Allergens and pathogenic bacteria and viruses induce and exacerbate asthma by mechanisms that are not yet understood. While asthma can be controlled, many patients do not respond to standard treatments and can develop serious complications. Consequently, there is an urgent need for innovative strategies to develop novel therapeutic targets. Based on our own data and others, it is becoming clear that macrophages contribute to the pathophysiology of asthma. Macrophages differentiate into several functional phenotypes with markedly distinct characteristics. Macrophages treated with LPS/IFN? undergo classical activation, express high levels of iNOS, and establish a strong proinflammatory response to kill intracellular bacteria. On the other hand, IL-4-treated macrophages undergo an alternative activation. These cells, termed alternatively activated macrophages (AAM), express high levels of arginase I and YM1/2, and establish a phenotype that is important for tissue repair and immune responses to helminthic parasites. We have found that AAM directly contribute to the severity of allergic asthma. AAM are also permissive for growth of intracellular bacteria. Thus, understanding the mechanism by which AAM differentiation is regulated is significant. We have shown that IL-4-induced AAM differentiation is dependent on STAT6. However, we do not understand how the differentiation of macrophages to the AAM type is controlled downstream of STAT6, representing a gap in knowledge. We found that IL-4 dominantly controlled the differentiation of macrophages to the alternative state, even in the presence of other cytokines. Furthermore, using gene expression arrays and a novel Egr2-EGFP reporter mouse, we found that IL-4 rapidly and potently induced the expression of the transcription factor Egr2 in a STAT6-dependent manner, preceding the induction of AAM signature genes. Based on these results, we propose that IL-4 drives AAM differentiation and function by inducing the expression of Egr2 thereby controlling macrophage phenotype. Therefore, in this R21 we will develop new mouse models to track Egr2 positive macrophages and determine the impact of Egr2 on AAM differentiation in vitro and in vivo.
The specific aims designed for this exploratory study are 1) to determine whether Egr2 is necessary and sufficient to promote AAM differentiation in vitro, 2) to develop novel mouse lines to assess the role of Egr2 in AAM differentiation in vivo, and 3) to determine whether Egr2 is necessary for AAM differentiation in vivo. These studies are novel, and high risk/high impact because they will define a gene downstream of STAT6 that is responsible for alternative macrophage differentiation. The characterization of Egr2 as a transcription factor that controls AAM differentiation will have high impact in the field of Type II inflammation as it may lead to the development of Egr2 as a new therapeutic target for asthma and infection.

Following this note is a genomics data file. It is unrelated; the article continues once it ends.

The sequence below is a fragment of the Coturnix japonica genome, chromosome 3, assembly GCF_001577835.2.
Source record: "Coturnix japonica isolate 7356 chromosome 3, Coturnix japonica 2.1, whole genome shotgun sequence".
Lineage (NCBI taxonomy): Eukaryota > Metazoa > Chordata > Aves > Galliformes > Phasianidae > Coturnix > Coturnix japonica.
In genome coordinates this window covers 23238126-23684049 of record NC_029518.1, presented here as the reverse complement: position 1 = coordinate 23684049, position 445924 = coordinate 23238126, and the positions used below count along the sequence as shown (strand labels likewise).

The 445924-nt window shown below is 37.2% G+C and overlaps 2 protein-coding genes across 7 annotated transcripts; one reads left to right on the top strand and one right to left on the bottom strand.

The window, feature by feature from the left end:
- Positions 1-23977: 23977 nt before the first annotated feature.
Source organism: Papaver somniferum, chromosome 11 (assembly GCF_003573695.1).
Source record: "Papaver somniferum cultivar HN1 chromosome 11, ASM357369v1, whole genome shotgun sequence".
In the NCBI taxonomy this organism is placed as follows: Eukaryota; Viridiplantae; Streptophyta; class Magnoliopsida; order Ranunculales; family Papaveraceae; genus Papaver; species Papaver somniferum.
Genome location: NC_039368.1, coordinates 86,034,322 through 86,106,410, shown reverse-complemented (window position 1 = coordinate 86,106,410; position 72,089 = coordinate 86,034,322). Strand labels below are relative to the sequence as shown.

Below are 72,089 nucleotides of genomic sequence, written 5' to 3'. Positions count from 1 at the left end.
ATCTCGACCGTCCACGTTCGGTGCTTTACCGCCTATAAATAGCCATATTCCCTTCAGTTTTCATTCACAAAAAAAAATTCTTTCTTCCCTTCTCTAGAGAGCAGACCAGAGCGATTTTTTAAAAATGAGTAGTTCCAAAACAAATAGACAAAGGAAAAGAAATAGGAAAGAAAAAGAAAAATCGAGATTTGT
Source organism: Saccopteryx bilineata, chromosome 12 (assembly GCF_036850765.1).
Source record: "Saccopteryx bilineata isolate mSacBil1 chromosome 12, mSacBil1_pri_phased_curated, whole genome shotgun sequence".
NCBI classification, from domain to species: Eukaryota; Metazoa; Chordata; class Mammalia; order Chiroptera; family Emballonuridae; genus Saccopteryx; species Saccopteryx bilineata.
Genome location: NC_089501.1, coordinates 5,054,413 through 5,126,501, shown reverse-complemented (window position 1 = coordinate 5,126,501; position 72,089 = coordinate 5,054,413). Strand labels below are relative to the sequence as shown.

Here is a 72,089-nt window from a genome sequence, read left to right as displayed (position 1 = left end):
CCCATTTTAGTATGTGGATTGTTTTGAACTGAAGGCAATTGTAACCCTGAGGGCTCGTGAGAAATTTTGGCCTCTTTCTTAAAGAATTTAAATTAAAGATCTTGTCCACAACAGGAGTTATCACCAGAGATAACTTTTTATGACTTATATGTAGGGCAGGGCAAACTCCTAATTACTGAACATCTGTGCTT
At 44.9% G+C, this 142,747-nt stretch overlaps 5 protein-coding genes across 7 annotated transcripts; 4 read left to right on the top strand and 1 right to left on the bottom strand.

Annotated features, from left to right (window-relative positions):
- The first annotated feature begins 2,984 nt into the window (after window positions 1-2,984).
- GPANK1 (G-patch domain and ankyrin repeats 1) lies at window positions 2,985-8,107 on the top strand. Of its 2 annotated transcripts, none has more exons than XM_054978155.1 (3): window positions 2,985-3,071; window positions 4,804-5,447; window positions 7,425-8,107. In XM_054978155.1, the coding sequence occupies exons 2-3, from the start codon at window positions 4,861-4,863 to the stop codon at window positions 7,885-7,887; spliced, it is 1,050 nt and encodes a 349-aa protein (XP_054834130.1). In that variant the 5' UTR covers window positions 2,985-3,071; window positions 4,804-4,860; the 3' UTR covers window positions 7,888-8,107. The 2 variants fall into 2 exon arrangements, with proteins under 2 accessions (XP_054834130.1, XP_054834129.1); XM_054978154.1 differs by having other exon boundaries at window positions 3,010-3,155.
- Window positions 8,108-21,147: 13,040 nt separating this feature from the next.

Public Health Relevance

The prevalence of asthma has dramatically increased in the United States over the past 30 years and has reached epidemic proportions. Current asthma therapies are not effective for all patients. Certain types of macrophages can make asthma symptoms worse. Our research project will analyze whether the transcription factor Egr2 controls the differentiation of macrophages to the alternative type in response to the cytokine IL-4. Our proposed studies may identify new targets for the treatment of asthma.

National Institute of Health (NIH)
National Heart, Lung, and Blood Institute (NHLBI)
Exploratory/Developmental Grants (R21)
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Innate Immunity and Inflammation Study Section (III)
Program Officer
Eu, Jerry Pc
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University of Maryland Baltimore
Schools of Medicine
United States
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Dasgupta, Preeta; Dorsey, Nicolas J; Li, Jiaqi et al. (2016) The adaptor protein insulin receptor substrate 2 inhibits alternative macrophage activation and allergic lung inflammation. Sci Signal 9:ra63
Keegan, Achsah D (2015) IL-4 and IL-13: from ""supe"" to nuts. Cytokine 75:1-2
Dorsey, Nicolas J; Chapoval, Svetlana P; Smith, Elizabeth P et al. (2013) STAT6 controls the number of regulatory T cells in vivo, thereby regulating allergic lung inflammation. J Immunol 191:1517-28